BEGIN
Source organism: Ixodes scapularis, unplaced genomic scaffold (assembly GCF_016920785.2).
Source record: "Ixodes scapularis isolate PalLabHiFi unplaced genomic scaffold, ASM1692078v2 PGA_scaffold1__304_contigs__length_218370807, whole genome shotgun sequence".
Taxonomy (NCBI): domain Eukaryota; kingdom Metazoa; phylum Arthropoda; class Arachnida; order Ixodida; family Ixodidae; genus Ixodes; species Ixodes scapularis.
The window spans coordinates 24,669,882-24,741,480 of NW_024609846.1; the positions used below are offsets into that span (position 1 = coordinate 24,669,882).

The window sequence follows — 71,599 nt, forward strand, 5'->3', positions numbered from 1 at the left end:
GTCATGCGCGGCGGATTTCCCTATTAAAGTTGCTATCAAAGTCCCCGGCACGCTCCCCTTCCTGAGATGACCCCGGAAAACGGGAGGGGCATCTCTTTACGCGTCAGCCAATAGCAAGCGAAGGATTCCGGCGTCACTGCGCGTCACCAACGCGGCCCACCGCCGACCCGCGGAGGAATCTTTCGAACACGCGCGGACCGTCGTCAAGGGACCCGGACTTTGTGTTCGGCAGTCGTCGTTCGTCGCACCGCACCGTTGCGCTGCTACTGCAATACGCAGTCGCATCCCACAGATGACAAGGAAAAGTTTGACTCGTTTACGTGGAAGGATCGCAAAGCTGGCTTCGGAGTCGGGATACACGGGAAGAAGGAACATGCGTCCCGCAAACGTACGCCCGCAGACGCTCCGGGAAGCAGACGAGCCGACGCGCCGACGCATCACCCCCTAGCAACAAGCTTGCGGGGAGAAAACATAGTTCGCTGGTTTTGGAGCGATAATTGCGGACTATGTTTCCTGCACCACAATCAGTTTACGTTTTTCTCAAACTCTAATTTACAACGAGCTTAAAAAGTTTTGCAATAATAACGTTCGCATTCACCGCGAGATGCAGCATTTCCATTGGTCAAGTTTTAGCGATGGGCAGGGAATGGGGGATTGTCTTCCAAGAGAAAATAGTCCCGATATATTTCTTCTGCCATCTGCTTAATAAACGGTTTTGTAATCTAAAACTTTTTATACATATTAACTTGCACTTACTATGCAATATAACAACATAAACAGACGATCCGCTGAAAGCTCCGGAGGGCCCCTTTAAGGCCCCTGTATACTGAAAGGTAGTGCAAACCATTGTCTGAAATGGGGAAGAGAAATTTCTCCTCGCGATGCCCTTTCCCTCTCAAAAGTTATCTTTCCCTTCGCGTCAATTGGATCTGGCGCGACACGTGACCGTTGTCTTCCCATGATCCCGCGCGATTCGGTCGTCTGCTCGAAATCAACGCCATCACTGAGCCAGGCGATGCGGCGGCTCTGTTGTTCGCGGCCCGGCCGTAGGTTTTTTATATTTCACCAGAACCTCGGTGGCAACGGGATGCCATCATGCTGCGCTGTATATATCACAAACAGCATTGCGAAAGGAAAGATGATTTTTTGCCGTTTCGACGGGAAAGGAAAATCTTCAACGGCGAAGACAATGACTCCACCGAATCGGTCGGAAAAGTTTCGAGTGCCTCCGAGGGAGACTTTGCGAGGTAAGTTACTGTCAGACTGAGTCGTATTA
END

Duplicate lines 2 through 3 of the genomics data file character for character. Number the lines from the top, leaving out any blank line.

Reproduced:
Source record: "Ixodes scapularis isolate PalLabHiFi unplaced genomic scaffold, ASM1692078v2 PGA_scaffold1__304_contigs__length_218370807, whole genome shotgun sequence".
Taxonomy (NCBI): domain Eukaryota; kingdom Metazoa; phylum Arthropoda; class Arachnida; order Ixodida; family Ixodidae; genus Ixodes; species Ixodes scapularis.